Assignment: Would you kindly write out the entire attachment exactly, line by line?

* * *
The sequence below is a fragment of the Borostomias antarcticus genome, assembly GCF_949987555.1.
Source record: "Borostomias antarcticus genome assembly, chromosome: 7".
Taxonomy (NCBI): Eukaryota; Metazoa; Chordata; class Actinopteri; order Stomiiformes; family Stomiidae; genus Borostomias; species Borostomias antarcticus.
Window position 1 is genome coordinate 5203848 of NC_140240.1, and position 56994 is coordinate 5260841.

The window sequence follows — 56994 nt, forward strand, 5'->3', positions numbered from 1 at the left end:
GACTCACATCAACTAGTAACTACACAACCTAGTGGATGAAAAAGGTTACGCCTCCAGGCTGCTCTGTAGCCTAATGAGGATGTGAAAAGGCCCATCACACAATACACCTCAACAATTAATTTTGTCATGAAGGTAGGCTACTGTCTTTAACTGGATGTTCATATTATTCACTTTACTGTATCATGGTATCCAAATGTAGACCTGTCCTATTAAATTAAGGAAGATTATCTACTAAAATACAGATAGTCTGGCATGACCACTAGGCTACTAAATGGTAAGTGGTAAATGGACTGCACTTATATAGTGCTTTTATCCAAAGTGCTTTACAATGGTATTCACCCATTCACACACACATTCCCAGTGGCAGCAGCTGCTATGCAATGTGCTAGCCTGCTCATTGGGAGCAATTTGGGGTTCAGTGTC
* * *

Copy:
The sequence below is a fragment of the Borostomias antarcticus genome, assembly GCF_949987555.1.
Source record: "Borostomias antarcticus genome assembly, chromosome: 7".
Taxonomy (NCBI): Eukaryota; Metazoa; Chordata; class Actinopteri; order Stomiiformes; family Stomiidae; genus Borostomias; species Borostomias antarcticus.
Window position 1 is genome coordinate 5203848 of NC_140240.1, and position 56994 is coordinate 5260841.

The window sequence follows — 56994 nt, forward strand, 5'->3', positions numbered from 1 at the left end:
GACTCACATCAACTAGTAACTACACAACCTAGTGGATGAAAAAGGTTACGCCTCCAGGCTGCTCTGTAGCCTAATGAGGATGTGAAAAGGCCCATCACACAATACACCTCAACAATTAATTTTGTCATGAAGGTAGGCTACTGTCTTTAACTGGATGTTCATATTATTCACTTTACTGTATCATGGTATCCAAATGTAGACCTGTCCTATTAAATTAAGGAAGATTATCTACTAAAATACAGATAGTCTGGCATGACCACTAGGCTACTAAATGGTAAGTGGTAAATGGACTGCACTTATATAGTGCTTTTATCCAAAGTGCTTTACAATGGTATTCACCCATTCACACACACATTCCCAGTGGCAGCAGCTGCTATGCAATGTGCTAGCCTGCTCATTGGGAGCAATTTGGGGTTCAGTGTC